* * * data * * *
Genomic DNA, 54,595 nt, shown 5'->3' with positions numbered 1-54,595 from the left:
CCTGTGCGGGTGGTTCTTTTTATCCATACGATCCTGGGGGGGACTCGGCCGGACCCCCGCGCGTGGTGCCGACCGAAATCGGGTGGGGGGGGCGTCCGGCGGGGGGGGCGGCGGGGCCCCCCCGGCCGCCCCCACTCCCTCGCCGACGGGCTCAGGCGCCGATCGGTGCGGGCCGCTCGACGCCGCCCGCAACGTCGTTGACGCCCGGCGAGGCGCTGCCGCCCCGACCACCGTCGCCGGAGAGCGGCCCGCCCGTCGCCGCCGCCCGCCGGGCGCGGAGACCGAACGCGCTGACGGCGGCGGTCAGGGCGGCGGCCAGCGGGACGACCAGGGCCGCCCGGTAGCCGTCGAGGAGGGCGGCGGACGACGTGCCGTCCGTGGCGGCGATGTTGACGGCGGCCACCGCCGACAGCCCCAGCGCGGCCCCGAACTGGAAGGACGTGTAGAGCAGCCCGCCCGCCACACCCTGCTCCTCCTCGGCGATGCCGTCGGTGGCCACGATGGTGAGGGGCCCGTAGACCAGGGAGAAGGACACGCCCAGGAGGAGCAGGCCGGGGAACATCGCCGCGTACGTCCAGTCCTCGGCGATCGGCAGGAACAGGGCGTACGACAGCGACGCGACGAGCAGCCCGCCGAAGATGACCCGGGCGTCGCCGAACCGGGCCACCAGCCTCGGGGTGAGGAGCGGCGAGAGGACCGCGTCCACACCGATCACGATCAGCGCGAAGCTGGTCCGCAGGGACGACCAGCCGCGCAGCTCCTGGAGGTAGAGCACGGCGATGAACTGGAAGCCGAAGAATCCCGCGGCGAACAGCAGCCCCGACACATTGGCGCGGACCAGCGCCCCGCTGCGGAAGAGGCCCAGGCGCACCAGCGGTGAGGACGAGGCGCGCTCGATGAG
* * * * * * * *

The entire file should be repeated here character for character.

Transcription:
Genomic DNA, 54,595 nt, shown 5'->3' with positions numbered 1-54,595 from the left:
CCTGTGCGGGTGGTTCTTTTTATCCATACGATCCTGGGGGGGACTCGGCCGGACCCCCGCGCGTGGTGCCGACCGAAATCGGGTGGGGGGGGCGTCCGGCGGGGGGGGCGGCGGGGCCCCCCCGGCCGCCCCCACTCCCTCGCCGACGGGCTCAGGCGCCGATCGGTGCGGGCCGCTCGACGCCGCCCGCAACGTCGTTGACGCCCGGCGAGGCGCTGCCGCCCCGACCACCGTCGCCGGAGAGCGGCCCGCCCGTCGCCGCCGCCCGCCGGGCGCGGAGACCGAACGCGCTGACGGCGGCGGTCAGGGCGGCGGCCAGCGGGACGACCAGGGCCGCCCGGTAGCCGTCGAGGAGGGCGGCGGACGACGTGCCGTCCGTGGCGGCGATGTTGACGGCGGCCACCGCCGACAGCCCCAGCGCGGCCCCGAACTGGAAGGACGTGTAGAGCAGCCCGCCCGCCACACCCTGCTCCTCCTCGGCGATGCCGTCGGTGGCCACGATGGTGAGGGGCCCGTAGACCAGGGAGAAGGACACGCCCAGGAGGAGCAGGCCGGGGAACATCGCCGCGTACGTCCAGTCCTCGGCGATCGGCAGGAACAGGGCGTACGACAGCGACGCGACGAGCAGCCCGCCGAAGATGACCCGGGCGTCGCCGAACCGGGCCACCAGCCTCGGGGTGAGGAGCGGCGAGAGGACCGCGTCCACACCGATCACGATCAGCGCGAAGCTGGTCCGCAGGGACGACCAGCCGCGCAGCTCCTGGAGGTAGAGCACGGCGATGAACTGGAAGCCGAAGAATCCCGCGGCGAACAGCAGCCCCGACACATTGGCGCGGACCAGCGCCCCGCTGCGGAAGAGGCCCAGGCGCACCAGCGGTGAGGACGAGGCGCGCTCGATGAG